Old-growth trees are exceedingly rare in the eastern United States, but the few that exist are scientific treasures: they harbor rings that record temperature and precipitation year by year, and thus shed light on past climate trends. Diligent searches by the Tree Ring Lab at Lamont-Doherty Observatory have turned up specimen predating Columbus, from upstate New York to the southern states, on inaccessible cliffs, swamps, and protected forestlands. Their studies are showing important shifts. One major finding already: the U.S. east has experienced much larger droughts in the past than recorded in modern times, and should these return, the now huge population would suffer major shortages. In the latest work, Neil Pederson will take samples from many at Mammoth Cave National Park, in south-central Kentucky. Home to the world’s most extensive known cavern system, Mammoth Cave has some aboveground areas where old trees have survived in high, rocky areas, where they grow very slowly under harsh conditions, thus masking their true ages. Among those that are probably the oldest: chinquapin oaks, tulip poplars, black walnuts and red cedars. Samples are taken using coring tools that do not harm the trees; lab work to analyze the rings will follow.
Read about Pederson’s recent drought findings
OMAN: LOCKING CO2 INTO ROCK Geologic Fieldwork, Test Boring NOV 2011 or JAN 2012
The desert nation of Oman is home to spectacular natural carbonate mineral formations—a clue, some scientists believe, to how people may artificially remove excess carbon dioxide from the air and turn it to stone. Oman is underlain by peridotite, a normally deep-earth rock that here lies near the surface, and which reacts rapidly with water and CO2, causing it to form solid minerals. Geochemists Peter Kelemen and Juerg Matter are exploring the resulting deposits and underlying rocks at springs, road cuts, irrigation tunnels and other sites, to understand better how the natural process works, and how it might be harnessed to lock in manmade CO2. In cooperation with Petroleum Development of Oman, they hope to pump pressurized hot water and CO2 into boreholes, creating a reaction that would mimic nature. but speeded a million times over. In coming months they will lower instruments into existing water wells to measure rock characteristics, and collect mineral and rock samples from widespread sites on the surface. Previously taken samples can be seen at Lamont-Doherty Earth Observatory.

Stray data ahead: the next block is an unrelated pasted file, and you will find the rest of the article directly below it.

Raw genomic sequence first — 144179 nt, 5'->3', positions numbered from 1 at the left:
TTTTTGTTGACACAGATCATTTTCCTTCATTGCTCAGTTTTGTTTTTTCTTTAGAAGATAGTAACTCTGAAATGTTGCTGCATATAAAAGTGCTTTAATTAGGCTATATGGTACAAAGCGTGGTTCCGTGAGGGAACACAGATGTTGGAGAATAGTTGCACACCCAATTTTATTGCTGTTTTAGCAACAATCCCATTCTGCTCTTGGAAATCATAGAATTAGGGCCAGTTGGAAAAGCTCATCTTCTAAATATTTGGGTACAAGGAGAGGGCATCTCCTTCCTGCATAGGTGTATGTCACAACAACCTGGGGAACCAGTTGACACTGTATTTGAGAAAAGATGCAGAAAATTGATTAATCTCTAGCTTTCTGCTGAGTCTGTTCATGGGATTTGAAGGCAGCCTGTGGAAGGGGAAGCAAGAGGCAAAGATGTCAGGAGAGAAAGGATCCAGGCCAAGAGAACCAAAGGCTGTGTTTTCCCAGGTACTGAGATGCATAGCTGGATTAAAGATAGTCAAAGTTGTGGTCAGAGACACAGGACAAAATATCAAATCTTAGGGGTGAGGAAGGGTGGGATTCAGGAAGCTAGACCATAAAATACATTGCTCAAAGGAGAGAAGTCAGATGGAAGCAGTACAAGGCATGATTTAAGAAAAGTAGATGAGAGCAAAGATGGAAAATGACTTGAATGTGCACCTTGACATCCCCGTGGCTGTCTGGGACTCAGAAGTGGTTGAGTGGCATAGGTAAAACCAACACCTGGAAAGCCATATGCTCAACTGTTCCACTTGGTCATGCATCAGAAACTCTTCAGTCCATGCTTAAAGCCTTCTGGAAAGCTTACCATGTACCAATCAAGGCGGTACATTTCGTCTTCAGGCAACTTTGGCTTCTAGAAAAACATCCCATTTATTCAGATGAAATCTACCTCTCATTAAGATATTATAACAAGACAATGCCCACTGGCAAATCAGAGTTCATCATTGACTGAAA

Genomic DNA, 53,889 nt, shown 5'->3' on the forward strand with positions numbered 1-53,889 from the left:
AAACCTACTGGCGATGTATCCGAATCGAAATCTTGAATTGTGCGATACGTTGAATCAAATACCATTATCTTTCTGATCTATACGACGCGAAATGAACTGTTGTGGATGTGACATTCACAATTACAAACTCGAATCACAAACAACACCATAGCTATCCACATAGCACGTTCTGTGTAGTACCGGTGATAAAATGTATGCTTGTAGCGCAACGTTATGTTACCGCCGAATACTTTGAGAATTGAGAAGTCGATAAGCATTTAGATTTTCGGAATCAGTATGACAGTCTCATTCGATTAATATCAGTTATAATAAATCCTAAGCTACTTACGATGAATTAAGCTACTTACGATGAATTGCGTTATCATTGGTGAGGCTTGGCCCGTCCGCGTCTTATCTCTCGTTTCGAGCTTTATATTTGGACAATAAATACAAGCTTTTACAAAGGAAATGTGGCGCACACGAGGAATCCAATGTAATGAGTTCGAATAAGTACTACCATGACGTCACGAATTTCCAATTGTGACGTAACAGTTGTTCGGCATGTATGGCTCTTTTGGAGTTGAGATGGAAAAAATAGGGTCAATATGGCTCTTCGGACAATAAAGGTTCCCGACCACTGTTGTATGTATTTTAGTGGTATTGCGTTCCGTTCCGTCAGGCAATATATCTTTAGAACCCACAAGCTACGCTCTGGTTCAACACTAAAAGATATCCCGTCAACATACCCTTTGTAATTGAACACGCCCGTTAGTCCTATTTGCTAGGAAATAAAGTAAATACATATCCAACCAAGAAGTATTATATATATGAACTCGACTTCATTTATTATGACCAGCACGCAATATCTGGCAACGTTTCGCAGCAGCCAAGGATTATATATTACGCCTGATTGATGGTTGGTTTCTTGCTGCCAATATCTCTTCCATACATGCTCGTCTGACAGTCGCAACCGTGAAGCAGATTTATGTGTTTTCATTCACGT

WHAT IS REALLY UNDER THE SEAFLOOR? Surveys of the deep ocean bed, south of Hawaii DECEMBER 2011
Scientists have built detailed pictures of how the ocean floor behaves at stress points – subducting tectonic plates, and mid-ocean ridges, where earthquakes and volcanoes cluster. But what about the mysterious great in-between – the vast areas of volcanic rock forming much of the planet’s ocean beds? Models of how they should be structured do not match observations; for instance, scientists predict that the rock below the sea should gradually get softer with depth, due to heating—but seismic images suggest that this does not hold true. Instead, there seems to be a sharp cutoff 70 or 80 kilometers down that defines the boundary between the so-called lithosphere (solid rock) and the asthenosphere (softer, more pliable rock). What chemical, physical or other properties create this boundary—and is it indeed the boundary we think it is, or something else? Dubbed project NoMELT, this cruise will plumb the mystery by employing seismic signals sent from the ship, seismometers set on the ocean bottom and magnetic instruments. Lamont-Doherty seismologist James Gaherty will head the cruise aboard the research vessel Marcus G. Langseth, with partners from Woods Hole Oceanographic Institution and Brown University.
100 MILLION YEARS OF CRISES ON EARTH Deep Coring of the Colorado Plateau 2011-2016 (Dependent on funding)